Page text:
After another brief intermission (cue the audience to say “mesmerizing”), Rufus took the stage again, this time dressed as himself, to a standing ovation. He played a mix of popular songs from his previous records, with Martha joining him on stage for a few. Highlights of this set (copious applause permitted) included “This Love Affair”, “Memphis Skyline”, and particular crowd favorite “The Art Teacher”, all from Want Two; and “Nuits de Miami” and “Complainte de la Butte”, both sung with Martha and in French (“since we’re in the Paris-Berlin-Moscow of the Midwest!” Rufus proclaimed to adoring Chicagoans). And yes—finally, for this long-time fan– he played a heartrending version of “Hallelujah”.

The crowd brought him back out for an encore, which ended with his late mother’s song for his father, a beautiful rendition of her “Walking Song”. The show lasted three hours, but we could have stayed all night. A mix of operatic drama and coffeehouse warmth, costume and charisma, light and dark, soft and loud, male and female, stark sadness and bright optimism: The Wainwrights surely know how to put on a show for the ages.

Photography by Meghan Brosnan.

Martha Wainwright setlist:
Bleeding All Over You
Comin’ Tonight
Four Black Sheep
This Life
Soudain Une Vallee (Edith Piaf cover)
(unknown song in French)

Rufus Wainwright first setlist (song cycle):

Who Are You New York
Sad With What I Have
Give Me What I Want and Give It to Me Now!
True Loves
Sonnet 43
Sonnet 20
Sonnet 10
The Dream
What Would I Ever Do with a Rose?
Les feux d’artifice t’appellent

Rufus Wainwright second setlist:

Beauty Mark
Grey Gardens
This Love Affair
Matinee Idol
Memphis Skyline
Art Teacher
Nuits de Miami (with Martha)
Complainte de la Butte (with Martha)
Hallelujah (with Martha)
Little Sister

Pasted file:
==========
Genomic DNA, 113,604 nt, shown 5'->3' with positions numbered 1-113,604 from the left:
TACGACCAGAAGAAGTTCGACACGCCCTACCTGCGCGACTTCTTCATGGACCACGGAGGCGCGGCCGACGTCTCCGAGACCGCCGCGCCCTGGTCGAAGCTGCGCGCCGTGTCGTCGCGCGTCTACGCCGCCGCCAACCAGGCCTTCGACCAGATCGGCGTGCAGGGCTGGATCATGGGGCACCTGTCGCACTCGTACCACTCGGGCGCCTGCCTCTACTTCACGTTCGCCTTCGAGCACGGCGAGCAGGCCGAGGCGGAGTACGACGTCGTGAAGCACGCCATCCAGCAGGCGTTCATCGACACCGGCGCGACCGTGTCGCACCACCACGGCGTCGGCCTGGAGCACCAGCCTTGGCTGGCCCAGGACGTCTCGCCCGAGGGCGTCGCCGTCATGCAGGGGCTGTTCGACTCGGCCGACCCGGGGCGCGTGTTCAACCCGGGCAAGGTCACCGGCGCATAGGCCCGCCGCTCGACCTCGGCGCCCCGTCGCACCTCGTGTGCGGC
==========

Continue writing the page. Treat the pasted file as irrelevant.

Dinner at Eight
Cigarettes and Chocolate Milk

Poses (with Martha)
Going to a Town
Walking Song (Kate McGarrigle cover)
Gallery by Meghan Brosnan

2010 August Archives: Revisiting September of 2008: on whiteness and racism, manhood and sexism, heterosexism and radical social change

This image/poster is from here

In the autumn of 2008, I began to lay out some of the major themes of this blog: challenging profeminists and antifeminists who purport to be acting on behalf of justice and freedom; identifying the dangers of white privilege and white supremacy; and offering up perspectives on radicalism, rape, and white men's ageist sexism and misogynist racism in media.

I have been deeply dismayed and disheartened to learn that Ward Churchill, who I regard as a white man with a strongly pro-Indigenist politic and perspective, has since been identified as a batterer of at least one American Indian woman. This raises the on-going question of who we look to for leadership on matters of liberation from oppressive systems of dehumanisation and degradation. In my own experience, one definitive answer is "not white men". I find white men, on both structural and experiential levels (the two being intimately related) ill-prepared to lead anyone out of white male supremacist ways of being and systems which benefit them. The investment in them is too great, and white men believe themselves too great to not be leaders.

Here are some excerpts:

“[...] it is obvious to most of us that under socialism, and certainly under communism, social relations will be ruptured and go through lots of changes, in line with the necessities of building a new society.” [a comment from another website's discussion on socialism, by Linda D.]

The question, of course, is whose new society, and is there just one? If just one, is it based and constructed on the political philosophies and practices of white europeans and their descendants? If so, this is deeply problematic, which is to say, white supremacist. See, Yurugu: An African-Centered Critique of European Cultural Thought and Behavior (1994), by Marimba Ani for much more on this matter.

Although not strictly on the topic of LGBT community and its future, Ward Churchill does tackle this matter rather impressively. I shall first pull the passage from the above discussion I am responding to, posted by Dave:

The issue is a line that says that it is an open question whether or not a certain group of people will “cease to exist” under socialism or communism. This is wrong, and worthy of derision and scorn.

What follows is from the book Acts of Rebellion: The Ward Churchill Reader (2003), page 260. I believe it can apply to some degrees to many marginalised and oppressed ethnic/cultural groups, but here he is discussing Indigenous populations/nations. I will note that I consider Ward Churchill to be a U.S. white man, as am I, but in the passage below he speaks of himself as someone directly descended from American Indian nationalities. This is beside the point, in terms of accepting his analysis of marxism-leninism, however. His work is thoroughly researched, and not only academically.